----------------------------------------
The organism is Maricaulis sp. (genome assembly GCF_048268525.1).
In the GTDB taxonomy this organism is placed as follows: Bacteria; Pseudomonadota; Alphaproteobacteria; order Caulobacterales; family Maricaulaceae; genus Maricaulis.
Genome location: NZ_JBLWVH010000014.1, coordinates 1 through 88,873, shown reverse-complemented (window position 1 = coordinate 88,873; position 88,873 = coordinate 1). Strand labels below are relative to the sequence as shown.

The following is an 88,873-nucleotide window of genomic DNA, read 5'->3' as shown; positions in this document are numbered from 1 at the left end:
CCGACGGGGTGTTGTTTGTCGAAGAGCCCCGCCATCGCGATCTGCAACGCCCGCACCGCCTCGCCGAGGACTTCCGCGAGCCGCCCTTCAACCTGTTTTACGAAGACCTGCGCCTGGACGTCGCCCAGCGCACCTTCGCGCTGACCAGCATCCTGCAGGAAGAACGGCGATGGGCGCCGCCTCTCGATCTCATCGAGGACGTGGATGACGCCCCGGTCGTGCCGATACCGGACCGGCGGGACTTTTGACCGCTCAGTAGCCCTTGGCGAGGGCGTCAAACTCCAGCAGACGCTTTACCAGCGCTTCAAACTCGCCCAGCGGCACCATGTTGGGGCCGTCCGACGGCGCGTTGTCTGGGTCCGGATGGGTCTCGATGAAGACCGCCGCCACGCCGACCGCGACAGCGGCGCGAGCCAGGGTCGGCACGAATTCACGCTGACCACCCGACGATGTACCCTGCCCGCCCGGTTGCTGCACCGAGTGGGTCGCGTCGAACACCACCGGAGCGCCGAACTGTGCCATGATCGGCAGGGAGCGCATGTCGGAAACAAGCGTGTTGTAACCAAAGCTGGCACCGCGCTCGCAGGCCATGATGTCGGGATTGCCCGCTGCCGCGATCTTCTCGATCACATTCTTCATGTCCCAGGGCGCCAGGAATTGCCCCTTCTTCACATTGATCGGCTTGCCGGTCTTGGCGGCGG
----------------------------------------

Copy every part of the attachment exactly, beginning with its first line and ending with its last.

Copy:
The organism is Maricaulis sp. (genome assembly GCF_048268525.1).
In the GTDB taxonomy this organism is placed as follows: Bacteria; Pseudomonadota; Alphaproteobacteria; order Caulobacterales; family Maricaulaceae; genus Maricaulis.
Genome location: NZ_JBLWVH010000014.1, coordinates 1 through 88,873, shown reverse-complemented (window position 1 = coordinate 88,873; position 88,873 = coordinate 1). Strand labels below are relative to the sequence as shown.

The following is an 88,873-nucleotide window of genomic DNA, read 5'->3' as shown; positions in this document are numbered from 1 at the left end:
CCGACGGGGTGTTGTTTGTCGAAGAGCCCCGCCATCGCGATCTGCAACGCCCGCACCGCCTCGCCGAGGACTTCCGCGAGCCGCCCTTCAACCTGTTTTACGAAGACCTGCGCCTGGACGTCGCCCAGCGCACCTTCGCGCTGACCAGCATCCTGCAGGAAGAACGGCGATGGGCGCCGCCTCTCGATCTCATCGAGGACGTGGATGACGCCCCGGTCGTGCCGATACCGGACCGGCGGGACTTTTGACCGCTCAGTAGCCCTTGGCGAGGGCGTCAAACTCCAGCAGACGCTTTACCAGCGCTTCAAACTCGCCCAGCGGCACCATGTTGGGGCCGTCCGACGGCGCGTTGTCTGGGTCCGGATGGGTCTCGATGAAGACCGCCGCCACGCCGACCGCGACAGCGGCGCGAGCCAGGGTCGGCACGAATTCACGCTGACCACCCGACGATGTACCCTGCCCGCCCGGTTGCTGCACCGAGTGGGTCGCGTCGAACACCACCGGAGCGCCGAACTGTGCCATGATCGGCAGGGAGCGCATGTCGGAAACAAGCGTGTTGTAACCAAAGCTGGCACCGCGCTCGCAGGCCATGATGTCGGGATTGCCCGCTGCCGCGATCTTCTCGATCACATTCTTCATGTCCCAGGGCGCCAGGAATTGCCCCTTCTTCACATTGATCGGCTTGCCGGTCTTGGCGGCGG